welfare and poverty relief


welfare and poverty relief
In China, welfare or fuli evokes a rich connotation of meanings and perceptions. In the broad sense, welfare refers to benefits and entitlements associated with employment, and in particular the collective amenities provided at the workplace for urban workers. In the socialist economy, a typical occupational package included a pension, health care, housing, child care and living support and is a core part of the social wage. In the narrow sense, welfare refers to financial aid, welfare services (e.g. old-age homes, children’s homes, shelter/work for the disabled) and emergency relief for people with special needs: childless elders, disabled persons and orphans who have no ability for work, no family support and no means of livelihood (the ‘three nos’), poor households (pinkunhu), victims of natural disasters and poor veterans. The responsible agencies are state civil affairs departments and local communities. It is within the narrow perspective that ‘poverty relief’ (pinkun jiuji) is most closely associated with welfare. Indeed, the two terms are commonly used together. Poverty relief is usually given on a temporary basis; long-term or regular relief is confined to the ‘three nos’.
The old forms of welfare and poverty relief have been severely challenged by decollectivization, market liberalization and the privatization of social services (notably health care and education) which strips away collective support for peasants, unemployed state workers, employees in the private sector, and migrant workers without urban registration. In particular, rising unemployment and the erosion of welfare accompanying state-enterprise restructuring has increased vulnerability and urban poverty. In the countryside, notwithstanding remarkable reductions in rural poverty (from 250 million persons in 1978 to 30 million in 2001 according to official estimates), poverty is still a serious problem in under-developed areas and among peasants lacking social capital.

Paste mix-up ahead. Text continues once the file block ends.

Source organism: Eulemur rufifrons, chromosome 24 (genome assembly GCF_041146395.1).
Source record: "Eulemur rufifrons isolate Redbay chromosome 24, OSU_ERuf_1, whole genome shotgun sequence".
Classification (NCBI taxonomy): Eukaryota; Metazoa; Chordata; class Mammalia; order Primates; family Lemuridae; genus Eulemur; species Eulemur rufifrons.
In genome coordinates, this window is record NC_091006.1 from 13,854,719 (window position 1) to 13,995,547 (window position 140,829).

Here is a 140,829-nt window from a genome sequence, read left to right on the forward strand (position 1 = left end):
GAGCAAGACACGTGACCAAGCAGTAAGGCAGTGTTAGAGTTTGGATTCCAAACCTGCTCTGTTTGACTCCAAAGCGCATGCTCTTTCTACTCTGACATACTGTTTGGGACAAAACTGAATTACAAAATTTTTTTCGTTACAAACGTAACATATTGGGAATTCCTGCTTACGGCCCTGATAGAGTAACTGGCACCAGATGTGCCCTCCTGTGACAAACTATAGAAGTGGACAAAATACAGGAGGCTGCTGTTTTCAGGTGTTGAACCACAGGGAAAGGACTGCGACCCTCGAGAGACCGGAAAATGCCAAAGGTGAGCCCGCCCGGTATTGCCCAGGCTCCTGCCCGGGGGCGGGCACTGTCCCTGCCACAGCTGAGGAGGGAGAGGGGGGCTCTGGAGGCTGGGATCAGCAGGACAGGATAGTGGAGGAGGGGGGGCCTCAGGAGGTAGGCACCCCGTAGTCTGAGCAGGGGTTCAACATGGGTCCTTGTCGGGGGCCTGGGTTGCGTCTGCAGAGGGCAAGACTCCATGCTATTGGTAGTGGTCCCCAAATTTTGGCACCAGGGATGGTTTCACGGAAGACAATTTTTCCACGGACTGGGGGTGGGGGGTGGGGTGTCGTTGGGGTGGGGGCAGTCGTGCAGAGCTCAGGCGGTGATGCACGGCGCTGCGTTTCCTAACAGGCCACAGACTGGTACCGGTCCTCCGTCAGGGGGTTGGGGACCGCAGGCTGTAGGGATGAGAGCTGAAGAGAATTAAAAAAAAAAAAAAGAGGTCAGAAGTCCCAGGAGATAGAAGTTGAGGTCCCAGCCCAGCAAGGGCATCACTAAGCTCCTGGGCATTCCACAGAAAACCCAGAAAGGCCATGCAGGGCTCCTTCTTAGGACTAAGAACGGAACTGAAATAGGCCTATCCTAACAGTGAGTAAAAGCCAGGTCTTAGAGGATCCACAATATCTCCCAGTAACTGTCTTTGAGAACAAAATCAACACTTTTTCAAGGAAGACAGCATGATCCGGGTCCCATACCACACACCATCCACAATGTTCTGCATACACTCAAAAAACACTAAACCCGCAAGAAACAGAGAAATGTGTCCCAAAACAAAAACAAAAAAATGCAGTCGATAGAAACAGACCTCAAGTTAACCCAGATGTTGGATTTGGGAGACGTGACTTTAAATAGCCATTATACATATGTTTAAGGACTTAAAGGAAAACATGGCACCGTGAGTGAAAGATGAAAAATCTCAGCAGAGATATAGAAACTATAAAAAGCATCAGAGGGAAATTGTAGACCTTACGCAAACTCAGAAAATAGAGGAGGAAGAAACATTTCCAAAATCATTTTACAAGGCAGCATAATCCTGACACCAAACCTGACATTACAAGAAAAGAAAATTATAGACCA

Likewise, the migration of 100 million rural workers, the lack of formal social security (see migration and settlement patterns) and the under-supply of social services have also increased rural demands for social support. Additionally, rapid aging and the one-child policy compound the pressures.
To cope with the new challenges, wide-ranging reforms have been adopted. Welfare reforms include introducing new welfare services, extending service access to paying users, expanding community services, encouraging commercial provision and promoting philanthropy. To alleviate poverty and avoid social instability, a multi-pronged approach was adopted. Rural initiatives include the introduction of micro-credit, work relief schemes and aid packages to poor regions. In the cities, the state has regularized a system of poverty alleviation comprising unemployment insurance (since 1986), living allowances for ‘laid off’ workers (from 1998) (see xiagang), and means-tested social assistance, known as the ‘minimum living security allowance’ (zuidi shenghuo baozhang) (from 1997). Social assistance is expected to serve as the final safety net. At the end of 2001, some 12 million urban residents received relief. Extension to rural areas is envisaged.
Wong, Linda (1998). Marginalization and Social Welfare in China. London and New York: Routledge and LSE.
Tang, Jun, Cook, Sarah and Ren, Zhenxing (2002). The Final Safety Net—Poverty and the Scheme of Minimum Living Standard in Urban China. Beijing: China Academy of Social Science.
LINDA WONG

Encyclopedia of contemporary Chinese culture. . 2011.

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